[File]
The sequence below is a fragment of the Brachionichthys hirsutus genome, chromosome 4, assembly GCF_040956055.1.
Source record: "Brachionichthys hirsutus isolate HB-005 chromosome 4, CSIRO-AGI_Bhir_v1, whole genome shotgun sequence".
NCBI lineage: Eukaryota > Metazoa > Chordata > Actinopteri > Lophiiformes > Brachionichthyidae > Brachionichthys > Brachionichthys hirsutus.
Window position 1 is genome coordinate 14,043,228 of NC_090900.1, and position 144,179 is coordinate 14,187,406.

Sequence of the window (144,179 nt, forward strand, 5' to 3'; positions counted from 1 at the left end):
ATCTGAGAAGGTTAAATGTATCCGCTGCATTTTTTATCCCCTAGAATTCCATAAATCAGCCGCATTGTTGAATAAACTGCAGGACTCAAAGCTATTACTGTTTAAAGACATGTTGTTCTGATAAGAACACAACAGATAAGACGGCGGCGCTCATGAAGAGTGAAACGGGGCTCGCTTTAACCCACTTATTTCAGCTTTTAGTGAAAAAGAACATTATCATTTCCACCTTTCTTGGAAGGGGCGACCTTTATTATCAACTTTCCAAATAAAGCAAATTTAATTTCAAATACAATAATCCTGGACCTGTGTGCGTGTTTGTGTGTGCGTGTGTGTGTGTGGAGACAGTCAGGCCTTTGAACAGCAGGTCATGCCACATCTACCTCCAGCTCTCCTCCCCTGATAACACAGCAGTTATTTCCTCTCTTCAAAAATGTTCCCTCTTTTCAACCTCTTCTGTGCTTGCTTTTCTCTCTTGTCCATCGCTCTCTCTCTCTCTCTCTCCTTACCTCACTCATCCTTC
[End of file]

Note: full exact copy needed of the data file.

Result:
The sequence below is a fragment of the Brachionichthys hirsutus genome, chromosome 4, assembly GCF_040956055.1.
Source record: "Brachionichthys hirsutus isolate HB-005 chromosome 4, CSIRO-AGI_Bhir_v1, whole genome shotgun sequence".
NCBI lineage: Eukaryota > Metazoa > Chordata > Actinopteri > Lophiiformes > Brachionichthyidae > Brachionichthys > Brachionichthys hirsutus.
Window position 1 is genome coordinate 14,043,228 of NC_090900.1, and position 144,179 is coordinate 14,187,406.

Sequence of the window (144,179 nt, forward strand, 5' to 3'; positions counted from 1 at the left end):
ATCTGAGAAGGTTAAATGTATCCGCTGCATTTTTTATCCCCTAGAATTCCATAAATCAGCCGCATTGTTGAATAAACTGCAGGACTCAAAGCTATTACTGTTTAAAGACATGTTGTTCTGATAAGAACACAACAGATAAGACGGCGGCGCTCATGAAGAGTGAAACGGGGCTCGCTTTAACCCACTTATTTCAGCTTTTAGTGAAAAAGAACATTATCATTTCCACCTTTCTTGGAAGGGGCGACCTTTATTATCAACTTTCCAAATAAAGCAAATTTAATTTCAAATACAATAATCCTGGACCTGTGTGCGTGTTTGTGTGTGCGTGTGTGTGTGTGGAGACAGTCAGGCCTTTGAACAGCAGGTCATGCCACATCTACCTCCAGCTCTCCTCCCCTGATAACACAGCAGTTATTTCCTCTCTTCAAAAATGTTCCCTCTTTTCAACCTCTTCTGTGCTTGCTTTTCTCTCTTGTCCATCGCTCTCTCTCTCTCTCTCTCCTTACCTCACTCATCCTTC